The latest word on the Writers Guild of America strike is that members will ratify the deal over the next 48 hours and that writers could be back to work as early as Wednesday. That means that, starting Wednesday night, Jay Leno can stop pretending that he's writing all his own jokes.
What else does it mean? The guessing game of what next has already begun in earnest. Will there be new episodes ready for the rest of this season? Will the traditional fall launch be pushed back until January? Has that window to Canada for content been slammed shut just as it was finally opened? Here's what will probably happen next:
THIS SEASON: Look for the networks to push for shows to get back to work immediately so that at least four or five new episodes can be hustled together in time for the May sweeps, if not sooner.
That's not going to be easy. Scripts have to be written and then approved before productions can begin again. The business of hiring guest stars, scouting locations and reassembling hair, makeup and catering staff has to go without a hitch.
Sitcoms like Two and a Half Men and The Big Bang Theory can probably get back up to speed quicker than dramas and could be back with new episodes in about a month.
ABC, hit hard in the ratings by the strike, will take every show it can get as fast as it can get them. In particular, it would love to keep their Lost momentum going. That show has leapt above last season's average since returning last month. ABC would love to push a partial season of eight completed episodes to 12 or 13.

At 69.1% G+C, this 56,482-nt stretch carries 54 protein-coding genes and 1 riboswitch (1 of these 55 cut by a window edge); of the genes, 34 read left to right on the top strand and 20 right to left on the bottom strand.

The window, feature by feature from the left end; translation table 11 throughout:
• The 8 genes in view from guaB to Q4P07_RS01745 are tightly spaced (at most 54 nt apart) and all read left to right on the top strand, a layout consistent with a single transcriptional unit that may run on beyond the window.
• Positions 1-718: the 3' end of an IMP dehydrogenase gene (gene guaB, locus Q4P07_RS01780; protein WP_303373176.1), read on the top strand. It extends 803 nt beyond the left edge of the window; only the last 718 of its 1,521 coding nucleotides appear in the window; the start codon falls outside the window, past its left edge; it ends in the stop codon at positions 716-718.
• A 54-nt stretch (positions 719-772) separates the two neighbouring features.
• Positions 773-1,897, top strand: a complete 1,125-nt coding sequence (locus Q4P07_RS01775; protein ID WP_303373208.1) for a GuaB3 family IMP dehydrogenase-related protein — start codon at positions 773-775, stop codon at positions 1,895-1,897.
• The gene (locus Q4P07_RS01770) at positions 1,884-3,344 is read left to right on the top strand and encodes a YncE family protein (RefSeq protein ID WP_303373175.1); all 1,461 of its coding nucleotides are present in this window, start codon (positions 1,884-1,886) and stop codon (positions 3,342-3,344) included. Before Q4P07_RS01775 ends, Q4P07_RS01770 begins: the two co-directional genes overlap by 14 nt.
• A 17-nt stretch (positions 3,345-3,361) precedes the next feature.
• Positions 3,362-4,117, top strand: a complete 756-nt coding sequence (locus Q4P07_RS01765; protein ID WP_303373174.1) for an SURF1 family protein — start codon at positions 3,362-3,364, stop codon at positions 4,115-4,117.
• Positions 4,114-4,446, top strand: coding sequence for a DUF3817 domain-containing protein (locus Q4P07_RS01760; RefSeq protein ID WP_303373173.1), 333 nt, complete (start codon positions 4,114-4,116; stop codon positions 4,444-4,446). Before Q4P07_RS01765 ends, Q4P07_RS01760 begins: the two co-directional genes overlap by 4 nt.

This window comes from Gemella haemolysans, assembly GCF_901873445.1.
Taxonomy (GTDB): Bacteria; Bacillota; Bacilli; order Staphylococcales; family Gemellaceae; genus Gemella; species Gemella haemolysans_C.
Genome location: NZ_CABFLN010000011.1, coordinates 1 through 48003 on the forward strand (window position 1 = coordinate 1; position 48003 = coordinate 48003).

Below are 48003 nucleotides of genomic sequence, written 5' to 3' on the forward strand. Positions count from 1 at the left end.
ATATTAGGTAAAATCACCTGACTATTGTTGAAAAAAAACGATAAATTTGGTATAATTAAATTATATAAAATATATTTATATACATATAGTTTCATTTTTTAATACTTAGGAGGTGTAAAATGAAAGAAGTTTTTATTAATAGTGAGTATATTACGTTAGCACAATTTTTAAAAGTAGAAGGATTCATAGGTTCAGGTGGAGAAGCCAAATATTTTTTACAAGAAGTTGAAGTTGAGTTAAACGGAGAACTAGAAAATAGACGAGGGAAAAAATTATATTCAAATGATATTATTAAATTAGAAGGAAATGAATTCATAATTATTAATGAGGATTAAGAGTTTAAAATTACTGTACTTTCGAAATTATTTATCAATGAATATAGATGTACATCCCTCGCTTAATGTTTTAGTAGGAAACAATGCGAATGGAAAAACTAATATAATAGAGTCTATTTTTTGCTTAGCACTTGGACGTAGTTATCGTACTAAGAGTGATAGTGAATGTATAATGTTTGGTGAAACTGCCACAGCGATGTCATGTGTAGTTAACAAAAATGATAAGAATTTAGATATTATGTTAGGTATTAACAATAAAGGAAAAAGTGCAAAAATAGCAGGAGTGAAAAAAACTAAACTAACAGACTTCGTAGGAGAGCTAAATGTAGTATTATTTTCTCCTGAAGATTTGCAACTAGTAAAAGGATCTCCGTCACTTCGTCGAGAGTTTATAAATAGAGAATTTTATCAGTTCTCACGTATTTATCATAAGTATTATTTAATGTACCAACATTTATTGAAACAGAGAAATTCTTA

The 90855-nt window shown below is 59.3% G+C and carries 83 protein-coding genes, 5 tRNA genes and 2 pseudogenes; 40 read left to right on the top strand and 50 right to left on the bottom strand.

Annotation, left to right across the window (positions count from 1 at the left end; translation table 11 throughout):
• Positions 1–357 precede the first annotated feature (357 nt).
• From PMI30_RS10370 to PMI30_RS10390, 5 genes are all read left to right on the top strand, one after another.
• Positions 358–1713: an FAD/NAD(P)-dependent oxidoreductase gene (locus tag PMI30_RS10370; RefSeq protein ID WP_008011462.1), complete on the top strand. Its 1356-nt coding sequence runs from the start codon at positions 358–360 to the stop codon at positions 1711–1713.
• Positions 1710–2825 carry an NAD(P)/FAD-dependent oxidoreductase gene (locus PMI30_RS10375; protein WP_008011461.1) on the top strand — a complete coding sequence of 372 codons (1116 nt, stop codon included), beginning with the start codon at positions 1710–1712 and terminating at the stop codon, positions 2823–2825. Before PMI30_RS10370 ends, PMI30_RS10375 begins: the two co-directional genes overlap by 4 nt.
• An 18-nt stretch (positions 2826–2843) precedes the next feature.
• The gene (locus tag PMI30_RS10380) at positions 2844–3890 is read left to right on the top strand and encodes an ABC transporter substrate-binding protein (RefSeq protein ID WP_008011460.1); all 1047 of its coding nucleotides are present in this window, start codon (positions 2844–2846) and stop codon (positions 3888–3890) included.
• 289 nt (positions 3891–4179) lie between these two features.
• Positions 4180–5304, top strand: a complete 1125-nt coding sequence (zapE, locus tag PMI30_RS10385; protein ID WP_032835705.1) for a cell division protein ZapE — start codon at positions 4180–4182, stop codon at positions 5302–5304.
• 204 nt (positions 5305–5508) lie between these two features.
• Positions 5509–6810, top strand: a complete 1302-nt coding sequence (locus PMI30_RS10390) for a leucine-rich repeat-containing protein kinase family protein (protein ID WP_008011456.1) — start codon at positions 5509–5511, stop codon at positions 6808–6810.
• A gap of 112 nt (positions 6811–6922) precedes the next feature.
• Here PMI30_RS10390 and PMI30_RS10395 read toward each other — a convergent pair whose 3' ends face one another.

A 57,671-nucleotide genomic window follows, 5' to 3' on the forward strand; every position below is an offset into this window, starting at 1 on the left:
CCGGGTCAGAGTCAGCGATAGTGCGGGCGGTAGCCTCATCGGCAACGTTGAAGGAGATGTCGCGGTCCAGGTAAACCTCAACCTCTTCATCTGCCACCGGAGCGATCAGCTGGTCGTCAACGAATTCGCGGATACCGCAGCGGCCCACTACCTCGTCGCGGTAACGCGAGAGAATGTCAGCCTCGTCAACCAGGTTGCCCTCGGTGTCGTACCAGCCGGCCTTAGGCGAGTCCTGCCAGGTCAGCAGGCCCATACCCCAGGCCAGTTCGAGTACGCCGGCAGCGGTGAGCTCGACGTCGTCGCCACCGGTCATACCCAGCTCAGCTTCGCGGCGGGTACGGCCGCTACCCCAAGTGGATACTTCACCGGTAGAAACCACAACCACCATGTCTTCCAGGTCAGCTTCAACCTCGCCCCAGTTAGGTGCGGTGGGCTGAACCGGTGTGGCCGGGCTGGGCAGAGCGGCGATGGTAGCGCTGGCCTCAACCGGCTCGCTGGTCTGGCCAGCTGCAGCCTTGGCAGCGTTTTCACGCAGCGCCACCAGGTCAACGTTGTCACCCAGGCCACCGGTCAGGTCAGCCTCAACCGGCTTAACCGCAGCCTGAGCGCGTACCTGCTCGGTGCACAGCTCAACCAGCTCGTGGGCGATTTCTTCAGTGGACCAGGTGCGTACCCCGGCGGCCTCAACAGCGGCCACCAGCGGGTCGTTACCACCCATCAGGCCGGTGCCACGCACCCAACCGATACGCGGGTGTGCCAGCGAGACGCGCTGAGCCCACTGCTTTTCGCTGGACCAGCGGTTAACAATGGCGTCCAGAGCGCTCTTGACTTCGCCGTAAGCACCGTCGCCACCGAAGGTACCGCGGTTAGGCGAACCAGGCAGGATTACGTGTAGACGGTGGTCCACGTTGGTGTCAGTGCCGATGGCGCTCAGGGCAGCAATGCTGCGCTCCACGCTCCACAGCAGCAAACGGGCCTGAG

ABC also desperately needs new episodes of Desperate Housewives, Grey's Anatomy, Brothers & Sisters and Pushing Daisies, shows that do not repeat well. For the same reason, CBS can't coast any longer on reruns of CSI, Cold Case and Without a Trace. Fox is in better shape with reality shows like American Idol and The Moment of Truth, but they too need House and Bones back to work. It does have a pretty deep bench to get through March and April, with banked mid-season replacement shows Unhitched, New Amsterdam and Canterbury's Law all starting in the next two months.
Thanks to American Gladiators and The Celebrity Apprentice, fourth place NBC might actually be better off without new episodes of The Office and 30 Rock, but fans of The Office can look forward to at least one new episode fairly fast: a script is written and would have been shot earlier except star Steve Carell refused to cross the picket line.
Another scenario, however, is that the networks would stick with their contingency schedules through the end of this season and give the creative teams behind their scripted shows more time to ramp up for next season. Heroes is rumored to be looking at a summer start up, meaning nobody will be saving the cheerleader or anyone else until September.